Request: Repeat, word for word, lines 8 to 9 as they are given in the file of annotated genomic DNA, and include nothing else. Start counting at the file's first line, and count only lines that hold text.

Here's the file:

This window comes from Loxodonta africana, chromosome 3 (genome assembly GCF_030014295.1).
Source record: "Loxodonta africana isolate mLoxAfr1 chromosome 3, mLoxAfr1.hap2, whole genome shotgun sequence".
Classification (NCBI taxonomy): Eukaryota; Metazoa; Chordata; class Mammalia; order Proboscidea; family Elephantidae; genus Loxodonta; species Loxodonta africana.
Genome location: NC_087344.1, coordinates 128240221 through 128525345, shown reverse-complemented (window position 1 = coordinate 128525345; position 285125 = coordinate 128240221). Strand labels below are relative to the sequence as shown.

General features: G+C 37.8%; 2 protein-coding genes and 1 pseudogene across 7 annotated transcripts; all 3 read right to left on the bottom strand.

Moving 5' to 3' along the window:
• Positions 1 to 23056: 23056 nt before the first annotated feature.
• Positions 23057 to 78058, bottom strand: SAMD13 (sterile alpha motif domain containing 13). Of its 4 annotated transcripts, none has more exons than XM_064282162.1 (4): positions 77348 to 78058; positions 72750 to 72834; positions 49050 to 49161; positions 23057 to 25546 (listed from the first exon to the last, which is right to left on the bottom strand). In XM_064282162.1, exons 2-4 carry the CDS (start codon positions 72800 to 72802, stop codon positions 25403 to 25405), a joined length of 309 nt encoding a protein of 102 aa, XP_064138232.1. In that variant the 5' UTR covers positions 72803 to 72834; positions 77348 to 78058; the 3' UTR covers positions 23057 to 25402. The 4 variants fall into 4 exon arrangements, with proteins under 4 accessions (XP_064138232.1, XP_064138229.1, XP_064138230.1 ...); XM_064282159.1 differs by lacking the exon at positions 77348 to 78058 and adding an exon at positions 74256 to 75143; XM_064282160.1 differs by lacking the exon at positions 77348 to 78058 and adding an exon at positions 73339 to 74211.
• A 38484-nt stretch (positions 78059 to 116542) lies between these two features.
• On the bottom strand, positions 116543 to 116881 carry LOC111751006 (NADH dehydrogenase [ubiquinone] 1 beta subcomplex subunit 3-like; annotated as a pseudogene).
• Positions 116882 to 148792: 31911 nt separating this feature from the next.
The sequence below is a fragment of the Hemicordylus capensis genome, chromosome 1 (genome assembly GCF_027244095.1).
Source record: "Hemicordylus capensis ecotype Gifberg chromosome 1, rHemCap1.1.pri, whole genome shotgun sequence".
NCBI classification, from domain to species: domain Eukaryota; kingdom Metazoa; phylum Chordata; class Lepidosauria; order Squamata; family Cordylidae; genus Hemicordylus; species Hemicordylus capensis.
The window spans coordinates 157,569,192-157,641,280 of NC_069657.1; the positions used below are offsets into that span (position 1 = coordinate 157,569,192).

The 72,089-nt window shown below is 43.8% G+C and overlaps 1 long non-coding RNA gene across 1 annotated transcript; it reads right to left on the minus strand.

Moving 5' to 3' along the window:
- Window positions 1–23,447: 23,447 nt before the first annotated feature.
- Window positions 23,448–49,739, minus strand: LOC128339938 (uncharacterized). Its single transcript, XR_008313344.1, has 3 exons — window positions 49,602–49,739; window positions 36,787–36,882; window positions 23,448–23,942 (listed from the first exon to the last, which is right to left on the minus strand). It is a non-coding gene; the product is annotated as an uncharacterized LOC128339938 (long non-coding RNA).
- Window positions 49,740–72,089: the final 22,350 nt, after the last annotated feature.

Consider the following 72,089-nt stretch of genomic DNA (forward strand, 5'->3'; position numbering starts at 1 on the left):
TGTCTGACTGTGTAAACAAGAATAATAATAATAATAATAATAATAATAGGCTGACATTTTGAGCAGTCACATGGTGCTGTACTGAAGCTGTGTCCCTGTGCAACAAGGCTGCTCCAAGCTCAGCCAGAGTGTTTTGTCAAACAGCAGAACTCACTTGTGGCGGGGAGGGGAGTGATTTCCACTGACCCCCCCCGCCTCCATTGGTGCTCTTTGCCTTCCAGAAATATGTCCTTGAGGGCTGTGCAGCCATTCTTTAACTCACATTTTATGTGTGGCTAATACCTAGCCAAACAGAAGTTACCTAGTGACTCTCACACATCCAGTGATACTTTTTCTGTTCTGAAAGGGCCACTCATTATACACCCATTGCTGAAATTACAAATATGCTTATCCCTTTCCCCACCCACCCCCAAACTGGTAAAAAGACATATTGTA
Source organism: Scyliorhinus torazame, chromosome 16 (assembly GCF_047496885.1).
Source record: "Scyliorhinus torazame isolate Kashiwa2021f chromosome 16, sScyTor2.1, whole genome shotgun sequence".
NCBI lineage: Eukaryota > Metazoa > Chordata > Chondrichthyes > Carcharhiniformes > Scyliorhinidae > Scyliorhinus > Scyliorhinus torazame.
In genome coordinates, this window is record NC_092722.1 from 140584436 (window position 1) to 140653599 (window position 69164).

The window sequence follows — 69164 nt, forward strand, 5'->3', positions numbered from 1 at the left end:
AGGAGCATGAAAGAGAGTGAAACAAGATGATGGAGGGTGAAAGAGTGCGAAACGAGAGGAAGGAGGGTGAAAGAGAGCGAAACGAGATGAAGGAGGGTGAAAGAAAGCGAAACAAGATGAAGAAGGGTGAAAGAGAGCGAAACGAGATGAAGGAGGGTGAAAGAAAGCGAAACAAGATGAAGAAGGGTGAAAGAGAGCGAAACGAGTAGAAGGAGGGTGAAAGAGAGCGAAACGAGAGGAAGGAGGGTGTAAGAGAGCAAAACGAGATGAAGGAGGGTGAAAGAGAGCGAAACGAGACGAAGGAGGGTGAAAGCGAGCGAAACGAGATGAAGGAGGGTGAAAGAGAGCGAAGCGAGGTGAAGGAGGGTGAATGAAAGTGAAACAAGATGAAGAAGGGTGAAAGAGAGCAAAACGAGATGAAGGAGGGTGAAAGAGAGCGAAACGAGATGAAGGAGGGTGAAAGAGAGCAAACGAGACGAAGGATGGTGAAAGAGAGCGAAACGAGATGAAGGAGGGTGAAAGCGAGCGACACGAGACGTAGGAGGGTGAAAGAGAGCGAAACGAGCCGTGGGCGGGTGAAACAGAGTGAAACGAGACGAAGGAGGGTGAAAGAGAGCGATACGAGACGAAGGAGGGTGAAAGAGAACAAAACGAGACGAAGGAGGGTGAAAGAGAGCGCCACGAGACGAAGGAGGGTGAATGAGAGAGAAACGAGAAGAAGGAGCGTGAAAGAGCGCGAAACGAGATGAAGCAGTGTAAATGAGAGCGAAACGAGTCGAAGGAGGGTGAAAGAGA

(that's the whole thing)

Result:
• Positions 23057 to 78058, bottom strand: SAMD13 (sterile alpha motif domain containing 13). Of its 4 annotated transcripts, none has more exons than XM_064282162.1 (4): positions 77348 to 78058; positions 72750 to 72834; positions 49050 to 49161; positions 23057 to 25546 (listed from the first exon to the last, which is right to left on the bottom strand). In XM_064282162.1, exons 2-4 carry the CDS (start codon positions 72800 to 72802, stop codon positions 25403 to 25405), a joined length of 309 nt encoding a protein of 102 aa, XP_064138232.1. In that variant the 5' UTR covers positions 72803 to 72834; positions 77348 to 78058; the 3' UTR covers positions 23057 to 25402. The 4 variants fall into 4 exon arrangements, with proteins under 4 accessions (XP_064138232.1, XP_064138229.1, XP_064138230.1 ...); XM_064282159.1 differs by lacking the exon at positions 77348 to 78058 and adding an exon at positions 74256 to 75143; XM_064282160.1 differs by lacking the exon at positions 77348 to 78058 and adding an exon at positions 73339 to 74211.
• A 38484-nt stretch (positions 78059 to 116542) lies between these two features.